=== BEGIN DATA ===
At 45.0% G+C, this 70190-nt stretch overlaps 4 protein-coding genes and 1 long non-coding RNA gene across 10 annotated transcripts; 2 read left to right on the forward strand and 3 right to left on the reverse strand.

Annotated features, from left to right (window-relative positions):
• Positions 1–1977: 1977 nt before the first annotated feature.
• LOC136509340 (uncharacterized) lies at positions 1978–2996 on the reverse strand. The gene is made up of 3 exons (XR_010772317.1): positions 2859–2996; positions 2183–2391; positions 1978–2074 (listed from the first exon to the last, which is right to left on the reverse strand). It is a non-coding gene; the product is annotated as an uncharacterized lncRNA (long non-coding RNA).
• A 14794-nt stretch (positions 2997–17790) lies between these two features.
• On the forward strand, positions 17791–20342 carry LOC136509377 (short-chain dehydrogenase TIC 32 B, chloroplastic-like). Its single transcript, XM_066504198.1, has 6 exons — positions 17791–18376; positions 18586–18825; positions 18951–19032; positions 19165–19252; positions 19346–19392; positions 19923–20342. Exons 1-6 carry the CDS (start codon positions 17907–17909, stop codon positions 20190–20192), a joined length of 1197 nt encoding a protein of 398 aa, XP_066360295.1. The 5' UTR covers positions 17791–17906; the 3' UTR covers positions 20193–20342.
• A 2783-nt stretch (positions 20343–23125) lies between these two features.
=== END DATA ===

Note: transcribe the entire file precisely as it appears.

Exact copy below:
At 45.0% G+C, this 70190-nt stretch overlaps 4 protein-coding genes and 1 long non-coding RNA gene across 10 annotated transcripts; 2 read left to right on the forward strand and 3 right to left on the reverse strand.

Annotated features, from left to right (window-relative positions):
• Positions 1–1977: 1977 nt before the first annotated feature.
• LOC136509340 (uncharacterized) lies at positions 1978–2996 on the reverse strand. The gene is made up of 3 exons (XR_010772317.1): positions 2859–2996; positions 2183–2391; positions 1978–2074 (listed from the first exon to the last, which is right to left on the reverse strand). It is a non-coding gene; the product is annotated as an uncharacterized lncRNA (long non-coding RNA).
• A 14794-nt stretch (positions 2997–17790) lies between these two features.
• On the forward strand, positions 17791–20342 carry LOC136509377 (short-chain dehydrogenase TIC 32 B, chloroplastic-like). Its single transcript, XM_066504198.1, has 6 exons — positions 17791–18376; positions 18586–18825; positions 18951–19032; positions 19165–19252; positions 19346–19392; positions 19923–20342. Exons 1-6 carry the CDS (start codon positions 17907–17909, stop codon positions 20190–20192), a joined length of 1197 nt encoding a protein of 398 aa, XP_066360295.1. The 5' UTR covers positions 17791–17906; the 3' UTR covers positions 20193–20342.
• A 2783-nt stretch (positions 20343–23125) lies between these two features.